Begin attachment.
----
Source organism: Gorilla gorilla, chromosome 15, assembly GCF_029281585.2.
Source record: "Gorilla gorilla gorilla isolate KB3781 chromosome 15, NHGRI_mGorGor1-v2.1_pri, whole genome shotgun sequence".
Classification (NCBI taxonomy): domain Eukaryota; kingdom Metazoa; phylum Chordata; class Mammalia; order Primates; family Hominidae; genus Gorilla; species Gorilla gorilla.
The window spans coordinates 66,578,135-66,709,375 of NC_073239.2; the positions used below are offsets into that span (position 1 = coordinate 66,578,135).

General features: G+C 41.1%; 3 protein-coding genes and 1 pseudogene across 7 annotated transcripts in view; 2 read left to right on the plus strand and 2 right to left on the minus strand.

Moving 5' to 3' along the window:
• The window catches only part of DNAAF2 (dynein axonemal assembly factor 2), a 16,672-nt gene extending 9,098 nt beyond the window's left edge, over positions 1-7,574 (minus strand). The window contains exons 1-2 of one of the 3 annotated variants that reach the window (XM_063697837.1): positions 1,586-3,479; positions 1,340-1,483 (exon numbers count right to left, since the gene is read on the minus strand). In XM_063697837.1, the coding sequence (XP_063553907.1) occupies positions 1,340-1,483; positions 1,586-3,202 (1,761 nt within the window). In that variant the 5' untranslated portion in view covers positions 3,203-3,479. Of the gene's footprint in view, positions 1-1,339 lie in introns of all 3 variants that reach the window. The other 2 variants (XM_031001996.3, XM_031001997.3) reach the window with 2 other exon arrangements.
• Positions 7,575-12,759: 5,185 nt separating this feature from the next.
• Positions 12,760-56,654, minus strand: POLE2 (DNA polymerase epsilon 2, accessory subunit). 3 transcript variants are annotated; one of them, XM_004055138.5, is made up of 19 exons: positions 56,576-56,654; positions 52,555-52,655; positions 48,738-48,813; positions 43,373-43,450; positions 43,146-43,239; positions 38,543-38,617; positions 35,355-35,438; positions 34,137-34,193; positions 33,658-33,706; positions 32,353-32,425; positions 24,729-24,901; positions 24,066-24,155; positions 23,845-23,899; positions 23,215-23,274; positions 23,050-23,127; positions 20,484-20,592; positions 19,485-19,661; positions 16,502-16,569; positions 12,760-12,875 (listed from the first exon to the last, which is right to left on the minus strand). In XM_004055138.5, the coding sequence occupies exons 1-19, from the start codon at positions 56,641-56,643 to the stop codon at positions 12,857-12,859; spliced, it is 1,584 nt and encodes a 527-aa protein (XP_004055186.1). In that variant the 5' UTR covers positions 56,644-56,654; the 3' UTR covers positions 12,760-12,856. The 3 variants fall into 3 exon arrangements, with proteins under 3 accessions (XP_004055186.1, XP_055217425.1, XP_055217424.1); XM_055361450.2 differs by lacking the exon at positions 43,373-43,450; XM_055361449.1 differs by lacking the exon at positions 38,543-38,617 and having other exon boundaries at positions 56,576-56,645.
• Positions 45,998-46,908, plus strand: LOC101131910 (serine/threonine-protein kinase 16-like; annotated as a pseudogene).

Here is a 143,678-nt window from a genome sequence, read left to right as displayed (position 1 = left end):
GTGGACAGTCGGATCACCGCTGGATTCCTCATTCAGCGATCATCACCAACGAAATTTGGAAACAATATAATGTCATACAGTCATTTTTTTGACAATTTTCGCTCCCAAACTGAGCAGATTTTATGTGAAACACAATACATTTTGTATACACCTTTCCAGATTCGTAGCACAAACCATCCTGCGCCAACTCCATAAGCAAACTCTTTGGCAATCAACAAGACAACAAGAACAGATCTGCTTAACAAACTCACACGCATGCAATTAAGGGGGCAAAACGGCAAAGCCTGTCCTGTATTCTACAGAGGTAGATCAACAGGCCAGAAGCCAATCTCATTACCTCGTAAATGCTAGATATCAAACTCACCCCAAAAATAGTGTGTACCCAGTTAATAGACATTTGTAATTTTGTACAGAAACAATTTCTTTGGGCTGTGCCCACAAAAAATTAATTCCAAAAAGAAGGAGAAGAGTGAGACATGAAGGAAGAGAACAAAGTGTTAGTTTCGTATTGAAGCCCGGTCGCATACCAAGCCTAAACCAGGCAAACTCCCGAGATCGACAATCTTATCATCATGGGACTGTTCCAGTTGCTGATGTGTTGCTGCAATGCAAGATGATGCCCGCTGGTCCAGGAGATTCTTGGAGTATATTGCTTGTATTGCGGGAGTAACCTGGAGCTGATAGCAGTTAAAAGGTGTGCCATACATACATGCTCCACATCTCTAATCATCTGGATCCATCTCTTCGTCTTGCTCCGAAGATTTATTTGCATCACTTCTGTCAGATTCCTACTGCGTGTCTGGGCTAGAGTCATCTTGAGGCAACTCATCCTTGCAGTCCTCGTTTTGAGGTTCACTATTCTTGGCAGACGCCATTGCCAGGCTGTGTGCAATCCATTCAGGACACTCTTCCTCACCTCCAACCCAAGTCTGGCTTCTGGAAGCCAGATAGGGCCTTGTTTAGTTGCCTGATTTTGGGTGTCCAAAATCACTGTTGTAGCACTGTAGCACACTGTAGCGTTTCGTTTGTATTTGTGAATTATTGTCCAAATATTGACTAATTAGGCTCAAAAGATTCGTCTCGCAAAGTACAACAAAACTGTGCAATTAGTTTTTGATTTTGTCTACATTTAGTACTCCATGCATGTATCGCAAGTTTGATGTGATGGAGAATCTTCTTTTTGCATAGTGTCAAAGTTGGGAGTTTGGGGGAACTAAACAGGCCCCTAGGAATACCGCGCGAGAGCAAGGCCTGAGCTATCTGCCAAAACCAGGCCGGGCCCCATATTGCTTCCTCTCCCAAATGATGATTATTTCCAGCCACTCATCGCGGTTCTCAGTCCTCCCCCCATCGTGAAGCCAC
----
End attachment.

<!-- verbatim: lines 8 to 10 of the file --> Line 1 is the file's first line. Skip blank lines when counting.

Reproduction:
• Positions 7,575-12,759: 5,185 nt separating this feature from the next.
• Positions 12,760-56,654, minus strand: POLE2 (DNA polymerase epsilon 2, accessory subunit). 3 transcript variants are annotated; one of them, XM_004055138.5, is made up of 19 exons: positions 56,576-56,654; positions 52,555-52,655; positions 48,738-48,813; positions 43,373-43,450; positions 43,146-43,239; positions 38,543-38,617; positions 35,355-35,438; positions 34,137-34,193; positions 33,658-33,706; positions 32,353-32,425; positions 24,729-24,901; positions 24,066-24,155; positions 23,845-23,899; positions 23,215-23,274; positions 23,050-23,127; positions 20,484-20,592; positions 19,485-19,661; positions 16,502-16,569; positions 12,760-12,875 (listed from the first exon to the last, which is right to left on the minus strand). In XM_004055138.5, the coding sequence occupies exons 1-19, from the start codon at positions 56,641-56,643 to the stop codon at positions 12,857-12,859; spliced, it is 1,584 nt and encodes a 527-aa protein (XP_004055186.1). In that variant the 5' UTR covers positions 56,644-56,654; the 3' UTR covers positions 12,760-12,856. The 3 variants fall into 3 exon arrangements, with proteins under 3 accessions (XP_004055186.1, XP_055217425.1, XP_055217424.1); XM_055361450.2 differs by lacking the exon at positions 43,373-43,450; XM_055361449.1 differs by lacking the exon at positions 38,543-38,617 and having other exon boundaries at positions 56,576-56,645.
• Positions 45,998-46,908, plus strand: LOC101131910 (serine/threonine-protein kinase 16-like; annotated as a pseudogene).